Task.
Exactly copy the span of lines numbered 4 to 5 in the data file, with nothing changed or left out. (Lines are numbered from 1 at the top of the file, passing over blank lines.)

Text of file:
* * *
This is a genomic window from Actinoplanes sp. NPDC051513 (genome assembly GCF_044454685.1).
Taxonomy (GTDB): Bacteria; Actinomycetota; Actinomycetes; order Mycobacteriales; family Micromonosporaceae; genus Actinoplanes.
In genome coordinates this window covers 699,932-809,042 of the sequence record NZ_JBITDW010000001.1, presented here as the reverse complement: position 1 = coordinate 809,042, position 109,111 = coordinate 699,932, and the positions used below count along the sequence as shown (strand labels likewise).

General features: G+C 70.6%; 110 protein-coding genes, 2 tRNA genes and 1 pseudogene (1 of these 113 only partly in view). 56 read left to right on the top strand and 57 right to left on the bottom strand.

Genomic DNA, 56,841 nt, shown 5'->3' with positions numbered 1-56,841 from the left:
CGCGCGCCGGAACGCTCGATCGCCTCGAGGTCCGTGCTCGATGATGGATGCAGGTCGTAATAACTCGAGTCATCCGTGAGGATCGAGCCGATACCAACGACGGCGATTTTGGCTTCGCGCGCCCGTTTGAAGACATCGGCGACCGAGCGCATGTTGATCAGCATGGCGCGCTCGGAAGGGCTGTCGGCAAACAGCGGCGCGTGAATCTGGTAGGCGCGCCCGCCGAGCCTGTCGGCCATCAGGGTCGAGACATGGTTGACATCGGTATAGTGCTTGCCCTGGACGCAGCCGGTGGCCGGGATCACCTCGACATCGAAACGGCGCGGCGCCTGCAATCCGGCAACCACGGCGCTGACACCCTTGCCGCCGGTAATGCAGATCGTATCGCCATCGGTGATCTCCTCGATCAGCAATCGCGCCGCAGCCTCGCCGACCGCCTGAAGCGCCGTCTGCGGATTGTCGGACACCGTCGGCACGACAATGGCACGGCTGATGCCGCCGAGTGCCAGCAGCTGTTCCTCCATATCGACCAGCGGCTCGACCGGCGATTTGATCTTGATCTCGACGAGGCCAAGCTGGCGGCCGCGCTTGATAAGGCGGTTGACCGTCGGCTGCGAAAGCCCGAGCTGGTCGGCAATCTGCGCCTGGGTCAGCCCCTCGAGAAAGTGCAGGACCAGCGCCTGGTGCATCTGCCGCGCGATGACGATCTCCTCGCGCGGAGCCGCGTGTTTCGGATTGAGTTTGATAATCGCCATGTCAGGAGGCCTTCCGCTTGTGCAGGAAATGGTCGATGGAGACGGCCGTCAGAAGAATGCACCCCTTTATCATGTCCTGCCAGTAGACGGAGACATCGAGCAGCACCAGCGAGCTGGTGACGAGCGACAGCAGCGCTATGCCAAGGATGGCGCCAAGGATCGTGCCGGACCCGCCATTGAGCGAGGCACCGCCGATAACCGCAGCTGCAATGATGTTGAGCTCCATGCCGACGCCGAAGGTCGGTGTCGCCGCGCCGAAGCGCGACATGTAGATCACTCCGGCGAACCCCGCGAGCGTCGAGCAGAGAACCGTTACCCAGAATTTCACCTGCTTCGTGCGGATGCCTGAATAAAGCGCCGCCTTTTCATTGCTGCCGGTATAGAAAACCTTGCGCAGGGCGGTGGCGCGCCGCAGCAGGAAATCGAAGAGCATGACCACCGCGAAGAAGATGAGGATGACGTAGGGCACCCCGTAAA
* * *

General features: G+C 70.6%; 110 protein-coding genes, 2 tRNA genes and 1 pseudogene (1 of these 113 only partly in view). 56 read left to right on the top strand and 57 right to left on the bottom strand.

Genomic DNA, 56,841 nt, shown 5'->3' with positions numbered 1-56,841 from the left: